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Sports: Opinion: Las Vegas fans hit jackpot in Raiders' season opener with boisterous performance

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LAS VEGAS — This city sat on the hot seat Monday night as part of the sports world watched in judgment.

a man standing in front of a crowd posing for the camera: Las Vegas Raiders fans in attendance during the second half at Allegiant Stadium. © Mark J. Rebilas, USA TODAY Sports Las Vegas Raiders fans in attendance during the second half at Allegiant Stadium.

Is Las Vegas truly worthy of an NFL team?

Sure, it’s got world-class casinos, hotels and shows. But will its residents, visitors and high rollers be willing to pack a stadium and make serious noise?

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There was nowhere left to run and nowhere left to hide when the Las Vegas Raiders took the field at Allegiant Stadium for their season opener against the Baltimore Ravens. The fans, forced to watch from afar during the 2020 season because of the coronavirus pandemic, got their first chance inside the $1.9 billion stadium for a regular-season game.

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What they witnessed was the Raiders’ thrilling, 33-27 overtime victory. And the crowd of 61,756, how did it perform.

“I tip my hat to you, man," Raiders quarterback Derek Carr said, referring to Las Vegas, and later he said the stadium was “one of the loudest places I’ve ever been in."

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Sorry, Vegas haters. On Monday night, like Carr, this city triumphed – in ear-deafening fashion.

Oh, Sin City had some help, with Gladys Knight energizing the place with a beautiful rendition of the national anthem. Then there was Ice Cube and fellow rapper Too Short pumping up the joint during a halftime show.

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But even Vegas haters will have to face facts: It passed the test in resounding fashion.

The fans showed the ability to roar. The ability to boo (appropriately the opposing players and officials). And the ability to bounce back, with their team going from jubilation to demoralization and back to ecstasy faster than you can lose your 401K at the craps table.

What did Raiders coach Jon Gruden think of the fans and environment?

“Well, everybody knows what I think," Gruden said after the game. “That’s why I came back to coach. There’s nothing like the Raider Nation, nothing. And I just think this stadium, I think the people that were here tonight will probably go home feeling like they had a pretty good time. I just thought it was a great scene. A lot of black. A lot of noise. A lot of devoted, committed fans that I just love and cherish."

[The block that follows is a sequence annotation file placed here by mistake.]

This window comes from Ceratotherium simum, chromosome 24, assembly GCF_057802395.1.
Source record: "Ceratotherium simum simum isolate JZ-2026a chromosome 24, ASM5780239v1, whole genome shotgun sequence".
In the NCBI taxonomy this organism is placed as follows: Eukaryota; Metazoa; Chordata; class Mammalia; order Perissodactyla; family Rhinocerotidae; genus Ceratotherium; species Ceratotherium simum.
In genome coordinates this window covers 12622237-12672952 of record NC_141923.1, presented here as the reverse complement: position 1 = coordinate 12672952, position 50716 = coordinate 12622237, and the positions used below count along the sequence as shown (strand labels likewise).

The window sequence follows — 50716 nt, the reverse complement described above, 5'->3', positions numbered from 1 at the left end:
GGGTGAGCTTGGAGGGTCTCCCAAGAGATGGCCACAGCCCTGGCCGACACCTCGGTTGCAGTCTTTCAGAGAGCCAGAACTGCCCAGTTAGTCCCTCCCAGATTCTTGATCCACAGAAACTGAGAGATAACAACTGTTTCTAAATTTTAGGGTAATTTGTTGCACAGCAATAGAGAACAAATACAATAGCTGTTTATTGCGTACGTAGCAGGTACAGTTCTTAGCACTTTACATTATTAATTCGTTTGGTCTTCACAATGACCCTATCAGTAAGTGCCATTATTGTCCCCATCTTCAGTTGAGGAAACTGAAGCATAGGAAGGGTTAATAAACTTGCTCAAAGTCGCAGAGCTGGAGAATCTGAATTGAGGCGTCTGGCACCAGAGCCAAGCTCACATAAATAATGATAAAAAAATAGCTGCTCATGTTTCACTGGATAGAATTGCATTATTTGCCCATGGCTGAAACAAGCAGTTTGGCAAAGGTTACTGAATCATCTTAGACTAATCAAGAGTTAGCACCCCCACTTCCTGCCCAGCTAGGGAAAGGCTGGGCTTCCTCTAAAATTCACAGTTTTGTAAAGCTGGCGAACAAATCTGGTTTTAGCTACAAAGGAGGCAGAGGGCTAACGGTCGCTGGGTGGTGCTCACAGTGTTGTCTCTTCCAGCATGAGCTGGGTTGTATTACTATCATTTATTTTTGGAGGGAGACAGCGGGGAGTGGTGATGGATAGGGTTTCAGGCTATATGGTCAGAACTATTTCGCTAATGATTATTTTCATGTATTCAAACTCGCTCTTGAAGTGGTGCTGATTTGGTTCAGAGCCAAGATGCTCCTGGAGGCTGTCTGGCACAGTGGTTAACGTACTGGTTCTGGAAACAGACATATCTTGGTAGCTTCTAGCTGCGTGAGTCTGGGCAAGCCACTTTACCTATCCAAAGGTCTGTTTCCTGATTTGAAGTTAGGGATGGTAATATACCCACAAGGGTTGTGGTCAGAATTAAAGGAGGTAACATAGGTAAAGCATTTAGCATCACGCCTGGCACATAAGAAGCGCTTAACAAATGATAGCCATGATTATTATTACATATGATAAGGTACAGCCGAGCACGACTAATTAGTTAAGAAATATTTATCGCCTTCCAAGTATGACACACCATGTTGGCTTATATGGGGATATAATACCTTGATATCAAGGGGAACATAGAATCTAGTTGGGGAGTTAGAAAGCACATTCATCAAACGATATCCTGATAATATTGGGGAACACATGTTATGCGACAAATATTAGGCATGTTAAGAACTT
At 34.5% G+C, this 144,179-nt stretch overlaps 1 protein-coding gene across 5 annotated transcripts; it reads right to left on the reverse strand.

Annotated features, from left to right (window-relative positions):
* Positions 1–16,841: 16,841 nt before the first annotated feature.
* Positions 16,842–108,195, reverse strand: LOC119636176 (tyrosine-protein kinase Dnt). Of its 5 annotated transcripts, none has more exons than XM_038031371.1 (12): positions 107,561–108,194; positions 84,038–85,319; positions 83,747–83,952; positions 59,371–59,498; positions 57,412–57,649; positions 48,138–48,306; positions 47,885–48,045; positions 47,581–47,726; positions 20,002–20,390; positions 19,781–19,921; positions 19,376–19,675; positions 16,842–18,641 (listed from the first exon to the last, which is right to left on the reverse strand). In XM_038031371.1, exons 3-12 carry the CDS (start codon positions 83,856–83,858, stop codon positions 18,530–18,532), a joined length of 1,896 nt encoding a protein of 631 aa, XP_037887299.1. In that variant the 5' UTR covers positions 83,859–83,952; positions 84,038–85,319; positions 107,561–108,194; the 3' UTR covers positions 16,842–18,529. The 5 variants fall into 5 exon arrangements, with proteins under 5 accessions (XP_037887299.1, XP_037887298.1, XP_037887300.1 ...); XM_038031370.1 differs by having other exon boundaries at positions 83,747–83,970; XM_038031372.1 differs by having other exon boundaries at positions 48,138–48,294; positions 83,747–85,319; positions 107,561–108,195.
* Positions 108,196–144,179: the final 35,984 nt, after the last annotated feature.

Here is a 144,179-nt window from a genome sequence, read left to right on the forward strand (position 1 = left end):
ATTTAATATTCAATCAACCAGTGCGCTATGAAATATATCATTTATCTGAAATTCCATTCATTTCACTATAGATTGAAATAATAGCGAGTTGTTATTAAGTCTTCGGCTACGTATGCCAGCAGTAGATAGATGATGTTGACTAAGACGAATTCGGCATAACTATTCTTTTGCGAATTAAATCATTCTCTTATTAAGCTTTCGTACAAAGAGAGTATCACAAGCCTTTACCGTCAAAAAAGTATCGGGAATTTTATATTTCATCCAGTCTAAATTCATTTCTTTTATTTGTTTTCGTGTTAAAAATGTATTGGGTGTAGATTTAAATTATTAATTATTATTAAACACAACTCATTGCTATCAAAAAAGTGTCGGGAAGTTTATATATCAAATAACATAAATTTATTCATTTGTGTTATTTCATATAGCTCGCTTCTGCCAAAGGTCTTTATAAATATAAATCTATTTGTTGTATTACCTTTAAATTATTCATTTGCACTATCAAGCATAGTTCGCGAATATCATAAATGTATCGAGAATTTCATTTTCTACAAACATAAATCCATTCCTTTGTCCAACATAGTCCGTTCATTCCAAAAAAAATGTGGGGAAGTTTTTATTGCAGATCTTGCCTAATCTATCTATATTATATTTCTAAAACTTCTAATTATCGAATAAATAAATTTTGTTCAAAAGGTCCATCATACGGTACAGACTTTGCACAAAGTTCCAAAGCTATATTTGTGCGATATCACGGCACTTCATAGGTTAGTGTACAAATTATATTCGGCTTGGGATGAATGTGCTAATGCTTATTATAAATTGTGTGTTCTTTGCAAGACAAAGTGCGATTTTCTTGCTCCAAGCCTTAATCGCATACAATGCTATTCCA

No one will ever confuse this stadium for the Black Hole, where Raider creatures collected to watch their beloved team at creaky Oakland Stadium.

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Just take a look at the Wynn Field Club, which contains 42 TVs and 29 plush couches with bottle-service and a nightclub vibe. On, and a 45,000-watt sound system, because do the two DJs on duty deserve anything less? The swanky, 11,000-square-foot facility runs across the northside end zone. When you lean over the cushioned wall behind the end zone, you’re close enough to the turf to smell the grass. Yep, real grass. And it’s a pricey experience.

Aaron Warren of Baltimore said he paid $10,000 for a leather couch that seats 12 people. He said he settled on that because the couches closer to the field cost up to $100,0000.

A spokesperson for Wynn Field Club said tickets to gain entry to the club start at $500 and the couches with bottle service start at $5,000 – depending on the event and availability. She said she could not confirm the other prices.

Warren, who owns an IT staffing company and flew here to watch his beloved Baltimore Ravens, said he expected the total bill for the night would be $15,000, more than he paid for his season tickets to the Ravens game.

“As ridiculous as this sounds, I think it’s a good deal," he said.

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Soon he was drowned in sound.

Las Vegas got some outside help. Andrew Coronado drove his Raider Nation bus — previously a 1988 Chevy van — 11 hours from his home in Stockton, California – just like he did when the Raiders played in Oakland.

The tailgaters included plenty of hardcore — and a few kooky — Raiders fans, out in full force even though the temperatures climbed to 104 degrees at 2 p.m. But come game time, inside a cool, enclosed stadium, the fans faced their first test.

“They got to learn when to be loud," Raiders defensive end Carl Nassib said with a thin smile. “We got 4th down-and-1, and they’re louder than when the defense is 4th-and-one."

Let anyone try to divide a team and its new fans ...

“We love the enthusiasm," Nassib added. “It’s absolutely incredible the fans are back.

“It was my first experience with Raiders fans, by far the best NFL fans I’ve ever seen. They’re incredible, and we’re really lucky to have them here and all their support.’’

But it was Carr who paid new Raiders fans their biggest compliment: “Las Vegas, they did their thing, and they helped us pull out that win."

This article originally appeared on USA TODAY: Opinion: Las Vegas fans hit jackpot in Raiders' season opener with boisterous performance

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